Thinking of Setting Goals for the New Year? Why Your Relationship with Your Goals Is More Important than the Goal Themselves
As we enter into the last month of the year, what does it bring up for you? Do you think about all of the goals that you didn’t achieve this year and start spiraling into all of the things you are going to do next year? Or do you look back at the year with pride in the things you have overcome and accomplished and look towards 2022 with excitement and the possibility of what’s to come? Maybe it’s both. But just notice the power you have in the story you tell yourself around your goals –do they empower you or make you feel small?
The past 18 months have been filled with so much heaviness and uncertainty, if you look towards the new year with a bit of trepidation, you’re not alone. The New Year can also feel like a reset — like an opportunity to wipe the slate clean and start again. When it comes to setting goals for the new year, it’s important to keep a few things in mind.
Goals are important because they determine our direction, but ultimately 80% of New Year’s resolutions fail. When we don’t take the time to understand what’s driving our goals we set ourselves up to fail. It’s important to take your goals a bit deeper than just writing them down– when we understand WHY we want to accomplish our goals and clean up our relationship with them it sets the foundations for sustainable change and long-term success.
Our relationship with our goals is critical. Are you someone who sets goals through a negative relationship with yourself? If so, you will likely continue to beat yourselves up when things don’t go perfectly. A good way to start removing judgment from your goals is to practice using an evaluation process. Can you start by evaluating the last year without self-judgment? We want to learn to allow for failure around our goals — it’s part of the process. But what most of us do that keeps us stuck is we beat ourselves up at the first sign of failure and make it mean we can’t reach our goals, causing us to give up quickly.
Think about this past year:
What went well that you’d like to build on?
What didn’t go so well?
What would you like to do differently next year?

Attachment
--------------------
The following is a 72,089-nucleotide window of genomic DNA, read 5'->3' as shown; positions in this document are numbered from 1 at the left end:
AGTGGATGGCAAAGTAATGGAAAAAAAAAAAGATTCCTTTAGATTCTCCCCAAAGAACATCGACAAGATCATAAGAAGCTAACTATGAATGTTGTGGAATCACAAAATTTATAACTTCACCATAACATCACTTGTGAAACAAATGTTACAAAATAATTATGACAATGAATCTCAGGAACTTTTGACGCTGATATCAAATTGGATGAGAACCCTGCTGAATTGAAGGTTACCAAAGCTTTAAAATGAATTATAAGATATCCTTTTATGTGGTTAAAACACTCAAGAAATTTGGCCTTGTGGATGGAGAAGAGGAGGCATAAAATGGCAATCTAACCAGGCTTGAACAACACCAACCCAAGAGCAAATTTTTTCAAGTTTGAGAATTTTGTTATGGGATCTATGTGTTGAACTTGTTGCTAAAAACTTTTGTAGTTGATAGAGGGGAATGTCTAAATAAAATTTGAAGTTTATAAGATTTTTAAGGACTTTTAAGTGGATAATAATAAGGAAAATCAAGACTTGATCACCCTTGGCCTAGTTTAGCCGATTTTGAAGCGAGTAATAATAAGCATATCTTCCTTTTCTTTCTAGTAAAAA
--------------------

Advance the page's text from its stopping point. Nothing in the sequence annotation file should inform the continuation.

What got in the way of you achieving your goals?
Remove the judgment and use it as a way to start gathering information.
Enjoy the Process of Reaching Your Goals
One of the most important skills we can learn when it comes to reaching our goals is how to be happy during the process. This means we have to learn to create happiness right where we are even when we don’t have the result already. For example, so many people have weight loss as a goal to start a new year and they want it to happen FAST. Anytime you feel yourself rushing to create a result it may be a sign you are trying to escape the body/life you have and how you feel right now. Can you learn to love and appreciate your body as it is in this moment so that your goal isn’t laced with pressure and thinking “I can only be happy when my body looks a certain way”?
Another symptom of the sneaky (and incorrect thought) “I’ll be happier when” is trying to change too many things at once. When you learn to love yourself and your life as it is now, you can be more patient in the pursuit of your goals. This will not only create sustainable change but teach you to embrace the ups and downs. It’s the process of changing who we are as we reach our goals that changes our life — not the actual outcome itself. And changing ourselves takes time and developing new habits. The reality is that life is a mix of positive and negative emotions. There is no escaping that. We will experience ups and downs on our journey. When we learn to embrace this we can find more peace where we are. So often when we achieve an outcome through bypassing our emotions and pushing through at all costs, we will still have the same mindset and thinking patterns when we reach the goal, so our life experience won’t be any different.